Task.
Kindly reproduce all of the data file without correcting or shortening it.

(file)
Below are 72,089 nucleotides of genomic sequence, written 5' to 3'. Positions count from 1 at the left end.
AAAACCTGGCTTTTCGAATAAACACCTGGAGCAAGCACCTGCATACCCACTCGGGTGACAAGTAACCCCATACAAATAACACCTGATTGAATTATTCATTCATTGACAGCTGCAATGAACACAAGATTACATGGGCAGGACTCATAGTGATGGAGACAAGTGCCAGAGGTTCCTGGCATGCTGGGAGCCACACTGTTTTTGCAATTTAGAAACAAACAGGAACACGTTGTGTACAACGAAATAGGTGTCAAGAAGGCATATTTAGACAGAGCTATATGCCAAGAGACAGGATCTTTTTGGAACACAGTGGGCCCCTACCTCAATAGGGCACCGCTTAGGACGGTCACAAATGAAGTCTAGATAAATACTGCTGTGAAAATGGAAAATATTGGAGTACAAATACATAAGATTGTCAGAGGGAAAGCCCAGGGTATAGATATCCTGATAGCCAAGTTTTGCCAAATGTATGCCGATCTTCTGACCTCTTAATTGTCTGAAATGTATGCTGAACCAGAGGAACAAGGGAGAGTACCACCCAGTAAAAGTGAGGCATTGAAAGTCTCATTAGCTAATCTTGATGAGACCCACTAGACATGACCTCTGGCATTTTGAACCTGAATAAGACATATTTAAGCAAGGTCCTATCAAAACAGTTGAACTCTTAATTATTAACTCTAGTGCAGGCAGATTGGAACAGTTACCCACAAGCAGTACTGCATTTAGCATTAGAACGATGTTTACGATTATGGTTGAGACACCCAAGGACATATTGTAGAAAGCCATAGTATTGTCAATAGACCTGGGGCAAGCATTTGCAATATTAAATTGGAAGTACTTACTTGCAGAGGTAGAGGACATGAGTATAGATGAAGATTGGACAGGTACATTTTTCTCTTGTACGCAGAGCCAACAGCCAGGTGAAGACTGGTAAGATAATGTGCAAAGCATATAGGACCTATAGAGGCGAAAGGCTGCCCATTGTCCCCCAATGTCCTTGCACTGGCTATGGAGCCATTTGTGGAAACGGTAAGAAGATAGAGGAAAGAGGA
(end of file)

Below are 72,089 nucleotides of genomic sequence, written 5' to 3'. Positions count from 1 at the left end.
AAAACCTGGCTTTTCGAATAAACACCTGGAGCAAGCACCTGCATACCCACTCGGGTGACAAGTAACCCCATACAAATAACACCTGATTGAATTATTCATTCATTGACAGCTGCAATGAACACAAGATTACATGGGCAGGACTCATAGTGATGGAGACAAGTGCCAGAGGTTCCTGGCATGCTGGGAGCCACACTGTTTTTGCAATTTAGAAACAAACAGGAACACGTTGTGTACAACGAAATAGGTGTCAAGAAGGCATATTTAGACAGAGCTATATGCCAAGAGACAGGATCTTTTTGGAACACAGTGGGCCCCTACCTCAATAGGGCACCGCTTAGGACGGTCACAAATGAAGTCTAGATAAATACTGCTGTGAAAATGGAAAATATTGGAGTACAAATACATAAGATTGTCAGAGGGAAAGCCCAGGGTATAGATATCCTGATAGCCAAGTTTTGCCAAATGTATGCCGATCTTCTGACCTCTTAATTGTCTGAAATGTATGCTGAACCAGAGGAACAAGGGAGAGTACCACCCAGTAAAAGTGAGGCATTGAAAGTCTCATTAGCTAATCTTGATGAGACCCACTAGACATGACCTCTGGCATTTTGAACCTGAATAAGACATATTTAAGCAAGGTCCTATCAAAACAGTTGAACTCTTAATTATTAACTCTAGTGCAGGCAGATTGGAACAGTTACCCACAAGCAGTACTGCATTTAGCATTAGAACGATGTTTACGATTATGGTTGAGACACCCAAGGACATATTGTAGAAAGCCATAGTATTGTCAATAGACCTGGGGCAAGCATTTGCAATATTAAATTGGAAGTACTTACTTGCAGAGGTAGAGGACATGAGTATAGATGAAGATTGGACAGGTACATTTTTCTCTTGTACGCAGAGCCAACAGCCAGGTGAAGACTGGTAAGATAATGTGCAAAGCATATAGGACCTATAGAGGCGAAAGGCTGCCCATTGTCCCCCAATGTCCTTGCACTGGCTATGGAGCCATTTGTGGAAACGGTAAGAAGATAGAGGAAAGAGGA